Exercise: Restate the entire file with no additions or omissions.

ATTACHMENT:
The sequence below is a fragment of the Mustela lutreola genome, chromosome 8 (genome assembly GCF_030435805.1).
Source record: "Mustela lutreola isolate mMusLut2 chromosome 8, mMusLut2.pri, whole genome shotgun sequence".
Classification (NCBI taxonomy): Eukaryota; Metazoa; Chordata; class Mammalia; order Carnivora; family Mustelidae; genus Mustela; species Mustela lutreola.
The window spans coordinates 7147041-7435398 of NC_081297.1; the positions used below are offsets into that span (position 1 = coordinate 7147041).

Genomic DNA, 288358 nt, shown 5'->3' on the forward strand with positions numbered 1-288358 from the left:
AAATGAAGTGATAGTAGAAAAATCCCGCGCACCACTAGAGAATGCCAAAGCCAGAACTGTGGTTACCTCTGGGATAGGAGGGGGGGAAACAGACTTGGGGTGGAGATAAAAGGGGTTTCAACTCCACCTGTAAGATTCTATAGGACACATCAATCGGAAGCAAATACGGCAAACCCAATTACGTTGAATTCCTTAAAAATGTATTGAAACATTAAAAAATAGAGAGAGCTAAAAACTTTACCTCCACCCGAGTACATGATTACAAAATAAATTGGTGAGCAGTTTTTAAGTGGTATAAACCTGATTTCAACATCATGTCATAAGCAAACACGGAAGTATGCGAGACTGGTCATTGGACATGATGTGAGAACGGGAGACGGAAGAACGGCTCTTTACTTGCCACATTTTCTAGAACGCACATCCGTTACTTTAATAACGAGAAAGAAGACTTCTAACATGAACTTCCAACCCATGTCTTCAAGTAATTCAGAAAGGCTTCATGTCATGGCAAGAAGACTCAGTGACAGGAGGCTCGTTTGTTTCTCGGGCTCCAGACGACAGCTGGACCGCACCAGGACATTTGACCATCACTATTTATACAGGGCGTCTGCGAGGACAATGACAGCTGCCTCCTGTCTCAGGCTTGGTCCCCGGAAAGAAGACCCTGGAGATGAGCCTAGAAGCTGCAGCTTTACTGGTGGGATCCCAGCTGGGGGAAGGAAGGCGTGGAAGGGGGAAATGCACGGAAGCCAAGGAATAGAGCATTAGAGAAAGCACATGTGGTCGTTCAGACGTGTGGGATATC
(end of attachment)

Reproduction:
The sequence below is a fragment of the Mustela lutreola genome, chromosome 8 (genome assembly GCF_030435805.1).
Source record: "Mustela lutreola isolate mMusLut2 chromosome 8, mMusLut2.pri, whole genome shotgun sequence".
Classification (NCBI taxonomy): Eukaryota; Metazoa; Chordata; class Mammalia; order Carnivora; family Mustelidae; genus Mustela; species Mustela lutreola.
The window spans coordinates 7147041-7435398 of NC_081297.1; the positions used below are offsets into that span (position 1 = coordinate 7147041).

Genomic DNA, 288358 nt, shown 5'->3' on the forward strand with positions numbered 1-288358 from the left:
AAATGAAGTGATAGTAGAAAAATCCCGCGCACCACTAGAGAATGCCAAAGCCAGAACTGTGGTTACCTCTGGGATAGGAGGGGGGGAAACAGACTTGGGGTGGAGATAAAAGGGGTTTCAACTCCACCTGTAAGATTCTATAGGACACATCAATCGGAAGCAAATACGGCAAACCCAATTACGTTGAATTCCTTAAAAATGTATTGAAACATTAAAAAATAGAGAGAGCTAAAAACTTTACCTCCACCCGAGTACATGATTACAAAATAAATTGGTGAGCAGTTTTTAAGTGGTATAAACCTGATTTCAACATCATGTCATAAGCAAACACGGAAGTATGCGAGACTGGTCATTGGACATGATGTGAGAACGGGAGACGGAAGAACGGCTCTTTACTTGCCACATTTTCTAGAACGCACATCCGTTACTTTAATAACGAGAAAGAAGACTTCTAACATGAACTTCCAACCCATGTCTTCAAGTAATTCAGAAAGGCTTCATGTCATGGCAAGAAGACTCAGTGACAGGAGGCTCGTTTGTTTCTCGGGCTCCAGACGACAGCTGGACCGCACCAGGACATTTGACCATCACTATTTATACAGGGCGTCTGCGAGGACAATGACAGCTGCCTCCTGTCTCAGGCTTGGTCCCCGGAAAGAAGACCCTGGAGATGAGCCTAGAAGCTGCAGCTTTACTGGTGGGATCCCAGCTGGGGGAAGGAAGGCGTGGAAGGGGGAAATGCACGGAAGCCAAGGAATAGAGCATTAGAGAAAGCACATGTGGTCGTTCAGACGTGTGGGATATC